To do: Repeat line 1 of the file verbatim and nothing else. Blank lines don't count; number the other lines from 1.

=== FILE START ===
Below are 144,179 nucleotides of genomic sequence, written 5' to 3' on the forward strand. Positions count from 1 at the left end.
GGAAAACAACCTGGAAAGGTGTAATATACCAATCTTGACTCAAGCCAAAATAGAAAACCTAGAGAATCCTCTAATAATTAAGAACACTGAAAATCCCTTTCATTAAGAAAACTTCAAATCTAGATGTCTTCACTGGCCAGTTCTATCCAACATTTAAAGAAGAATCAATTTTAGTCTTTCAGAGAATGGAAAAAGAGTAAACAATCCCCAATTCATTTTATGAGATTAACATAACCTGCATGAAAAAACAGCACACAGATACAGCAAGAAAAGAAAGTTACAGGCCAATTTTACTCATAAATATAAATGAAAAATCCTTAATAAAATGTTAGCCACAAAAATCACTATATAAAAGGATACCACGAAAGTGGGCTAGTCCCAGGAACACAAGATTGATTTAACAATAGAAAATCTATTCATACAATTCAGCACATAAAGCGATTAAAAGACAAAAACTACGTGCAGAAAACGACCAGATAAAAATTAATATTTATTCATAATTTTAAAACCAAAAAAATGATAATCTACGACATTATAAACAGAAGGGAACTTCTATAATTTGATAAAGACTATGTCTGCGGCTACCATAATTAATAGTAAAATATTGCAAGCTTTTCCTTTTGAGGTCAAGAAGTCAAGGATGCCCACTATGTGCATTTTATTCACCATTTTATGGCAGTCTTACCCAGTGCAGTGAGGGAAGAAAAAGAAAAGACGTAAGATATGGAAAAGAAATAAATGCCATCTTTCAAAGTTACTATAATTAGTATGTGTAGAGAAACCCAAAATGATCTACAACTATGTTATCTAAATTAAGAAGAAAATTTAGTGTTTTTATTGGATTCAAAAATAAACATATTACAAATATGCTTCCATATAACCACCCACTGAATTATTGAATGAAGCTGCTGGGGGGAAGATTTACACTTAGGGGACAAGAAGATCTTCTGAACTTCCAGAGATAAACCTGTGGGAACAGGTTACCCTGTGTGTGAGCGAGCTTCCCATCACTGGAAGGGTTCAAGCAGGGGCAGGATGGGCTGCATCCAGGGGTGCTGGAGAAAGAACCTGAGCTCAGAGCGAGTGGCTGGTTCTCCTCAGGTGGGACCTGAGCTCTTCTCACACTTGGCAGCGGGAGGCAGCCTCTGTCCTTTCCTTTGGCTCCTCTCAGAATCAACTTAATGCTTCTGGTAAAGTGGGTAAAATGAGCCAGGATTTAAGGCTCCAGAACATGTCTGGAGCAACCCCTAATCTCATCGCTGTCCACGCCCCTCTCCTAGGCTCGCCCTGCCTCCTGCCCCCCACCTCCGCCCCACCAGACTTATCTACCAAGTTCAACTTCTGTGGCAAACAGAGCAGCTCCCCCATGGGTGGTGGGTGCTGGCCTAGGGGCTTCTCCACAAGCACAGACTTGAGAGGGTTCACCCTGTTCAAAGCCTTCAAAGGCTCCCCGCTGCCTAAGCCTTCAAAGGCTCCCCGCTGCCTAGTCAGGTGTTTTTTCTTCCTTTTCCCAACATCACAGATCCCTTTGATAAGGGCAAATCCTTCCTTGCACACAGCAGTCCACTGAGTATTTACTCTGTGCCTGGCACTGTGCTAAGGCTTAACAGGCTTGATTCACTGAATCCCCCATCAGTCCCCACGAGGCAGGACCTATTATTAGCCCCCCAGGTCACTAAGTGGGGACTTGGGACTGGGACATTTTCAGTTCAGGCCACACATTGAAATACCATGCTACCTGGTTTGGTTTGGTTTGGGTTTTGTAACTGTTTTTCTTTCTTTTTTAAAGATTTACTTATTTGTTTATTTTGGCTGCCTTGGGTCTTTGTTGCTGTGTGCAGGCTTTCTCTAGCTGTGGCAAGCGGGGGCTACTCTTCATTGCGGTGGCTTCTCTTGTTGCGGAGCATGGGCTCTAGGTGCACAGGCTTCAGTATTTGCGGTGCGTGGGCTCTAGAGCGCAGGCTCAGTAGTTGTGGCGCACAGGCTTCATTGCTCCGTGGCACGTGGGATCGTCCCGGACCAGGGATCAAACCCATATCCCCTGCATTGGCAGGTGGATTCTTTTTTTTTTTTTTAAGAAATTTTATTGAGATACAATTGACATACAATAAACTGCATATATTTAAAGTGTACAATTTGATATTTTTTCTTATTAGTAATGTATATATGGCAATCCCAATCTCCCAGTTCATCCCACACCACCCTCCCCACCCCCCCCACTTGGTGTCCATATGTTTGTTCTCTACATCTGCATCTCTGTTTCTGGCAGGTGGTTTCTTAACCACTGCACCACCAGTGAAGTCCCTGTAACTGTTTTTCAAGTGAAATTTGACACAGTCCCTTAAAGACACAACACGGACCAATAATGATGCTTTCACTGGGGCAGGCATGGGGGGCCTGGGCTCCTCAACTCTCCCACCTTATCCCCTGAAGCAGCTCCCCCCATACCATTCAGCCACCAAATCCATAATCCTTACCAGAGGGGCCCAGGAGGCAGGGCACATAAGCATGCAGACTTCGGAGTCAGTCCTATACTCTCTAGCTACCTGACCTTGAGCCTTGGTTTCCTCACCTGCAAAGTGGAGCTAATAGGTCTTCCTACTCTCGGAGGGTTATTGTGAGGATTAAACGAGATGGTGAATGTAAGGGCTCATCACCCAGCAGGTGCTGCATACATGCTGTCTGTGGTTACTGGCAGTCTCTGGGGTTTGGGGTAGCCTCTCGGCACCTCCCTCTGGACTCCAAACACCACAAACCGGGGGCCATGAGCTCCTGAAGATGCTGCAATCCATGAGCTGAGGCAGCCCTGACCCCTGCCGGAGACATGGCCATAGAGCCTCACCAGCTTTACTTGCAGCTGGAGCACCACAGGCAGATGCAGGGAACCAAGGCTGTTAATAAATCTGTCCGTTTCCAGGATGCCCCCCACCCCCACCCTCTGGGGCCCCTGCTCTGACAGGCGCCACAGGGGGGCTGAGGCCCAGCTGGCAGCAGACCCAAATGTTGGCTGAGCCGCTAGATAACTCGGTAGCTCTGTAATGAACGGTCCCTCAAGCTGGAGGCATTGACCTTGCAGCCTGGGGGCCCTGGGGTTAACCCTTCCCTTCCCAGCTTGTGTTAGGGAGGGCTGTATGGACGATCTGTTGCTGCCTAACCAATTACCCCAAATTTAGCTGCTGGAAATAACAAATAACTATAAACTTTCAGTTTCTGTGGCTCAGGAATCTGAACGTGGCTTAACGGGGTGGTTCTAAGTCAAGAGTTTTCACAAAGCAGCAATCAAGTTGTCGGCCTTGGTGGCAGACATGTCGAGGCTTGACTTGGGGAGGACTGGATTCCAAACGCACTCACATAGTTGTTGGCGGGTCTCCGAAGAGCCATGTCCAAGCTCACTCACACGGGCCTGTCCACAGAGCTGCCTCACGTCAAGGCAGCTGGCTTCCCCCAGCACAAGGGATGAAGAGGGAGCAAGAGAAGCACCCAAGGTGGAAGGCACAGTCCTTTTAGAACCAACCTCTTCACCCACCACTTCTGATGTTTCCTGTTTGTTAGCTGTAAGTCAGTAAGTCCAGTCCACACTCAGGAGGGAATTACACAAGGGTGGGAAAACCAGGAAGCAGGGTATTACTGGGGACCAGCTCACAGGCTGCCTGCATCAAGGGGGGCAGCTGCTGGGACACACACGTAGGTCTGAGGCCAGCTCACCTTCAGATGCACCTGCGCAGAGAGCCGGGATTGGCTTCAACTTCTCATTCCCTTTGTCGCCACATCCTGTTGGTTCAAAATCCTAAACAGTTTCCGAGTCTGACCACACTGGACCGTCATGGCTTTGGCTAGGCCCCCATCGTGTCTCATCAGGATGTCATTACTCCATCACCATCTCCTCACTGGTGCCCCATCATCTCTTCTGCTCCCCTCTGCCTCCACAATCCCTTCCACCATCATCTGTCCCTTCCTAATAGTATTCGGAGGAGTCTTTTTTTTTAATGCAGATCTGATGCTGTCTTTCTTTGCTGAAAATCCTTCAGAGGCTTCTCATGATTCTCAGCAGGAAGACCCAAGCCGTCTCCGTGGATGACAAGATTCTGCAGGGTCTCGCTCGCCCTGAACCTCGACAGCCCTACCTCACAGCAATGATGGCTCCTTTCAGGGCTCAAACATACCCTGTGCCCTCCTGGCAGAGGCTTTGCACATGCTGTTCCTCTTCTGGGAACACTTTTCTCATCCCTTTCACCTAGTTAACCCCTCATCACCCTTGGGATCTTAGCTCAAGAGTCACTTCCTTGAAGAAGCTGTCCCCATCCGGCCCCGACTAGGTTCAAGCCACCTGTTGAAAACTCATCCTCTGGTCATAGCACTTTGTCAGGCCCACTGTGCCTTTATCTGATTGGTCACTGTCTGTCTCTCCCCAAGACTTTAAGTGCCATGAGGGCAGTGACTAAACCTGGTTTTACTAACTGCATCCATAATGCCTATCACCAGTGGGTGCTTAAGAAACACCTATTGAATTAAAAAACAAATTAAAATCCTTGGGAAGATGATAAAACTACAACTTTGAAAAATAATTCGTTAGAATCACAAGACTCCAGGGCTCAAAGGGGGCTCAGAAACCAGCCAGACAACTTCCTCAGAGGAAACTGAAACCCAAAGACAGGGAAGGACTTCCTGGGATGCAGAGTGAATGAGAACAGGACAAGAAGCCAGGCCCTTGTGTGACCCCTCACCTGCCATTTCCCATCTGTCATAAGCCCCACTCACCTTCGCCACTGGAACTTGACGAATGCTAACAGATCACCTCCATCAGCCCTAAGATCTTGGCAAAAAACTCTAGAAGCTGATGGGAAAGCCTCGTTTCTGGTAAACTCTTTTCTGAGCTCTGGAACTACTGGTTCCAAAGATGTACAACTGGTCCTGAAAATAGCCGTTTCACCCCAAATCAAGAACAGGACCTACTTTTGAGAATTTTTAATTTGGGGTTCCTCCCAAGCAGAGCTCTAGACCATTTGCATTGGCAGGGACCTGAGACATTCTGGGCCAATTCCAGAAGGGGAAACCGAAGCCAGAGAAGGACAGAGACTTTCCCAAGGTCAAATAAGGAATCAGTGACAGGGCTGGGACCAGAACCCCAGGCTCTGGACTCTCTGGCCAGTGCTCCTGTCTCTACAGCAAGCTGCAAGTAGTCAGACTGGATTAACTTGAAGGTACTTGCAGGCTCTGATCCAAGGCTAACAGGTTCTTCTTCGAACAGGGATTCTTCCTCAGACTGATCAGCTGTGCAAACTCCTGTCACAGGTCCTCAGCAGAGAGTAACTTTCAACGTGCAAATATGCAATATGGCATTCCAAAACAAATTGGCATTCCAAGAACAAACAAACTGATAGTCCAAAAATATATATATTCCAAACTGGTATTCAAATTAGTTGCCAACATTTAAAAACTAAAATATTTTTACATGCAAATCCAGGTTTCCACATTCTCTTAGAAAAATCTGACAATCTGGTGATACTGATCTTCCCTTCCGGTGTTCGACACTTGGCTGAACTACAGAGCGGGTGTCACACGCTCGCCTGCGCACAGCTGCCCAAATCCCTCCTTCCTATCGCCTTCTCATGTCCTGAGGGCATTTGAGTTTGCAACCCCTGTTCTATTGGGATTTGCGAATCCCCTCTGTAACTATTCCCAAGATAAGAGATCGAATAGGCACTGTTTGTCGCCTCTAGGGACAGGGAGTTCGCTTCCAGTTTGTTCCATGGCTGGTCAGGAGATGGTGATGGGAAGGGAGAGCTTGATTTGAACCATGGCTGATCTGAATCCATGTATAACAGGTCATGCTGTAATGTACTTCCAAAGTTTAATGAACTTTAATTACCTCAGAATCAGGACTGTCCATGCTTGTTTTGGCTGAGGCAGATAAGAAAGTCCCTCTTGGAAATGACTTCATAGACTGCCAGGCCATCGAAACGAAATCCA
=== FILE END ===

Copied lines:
Below are 144,179 nucleotides of genomic sequence, written 5' to 3' on the forward strand. Positions count from 1 at the left end.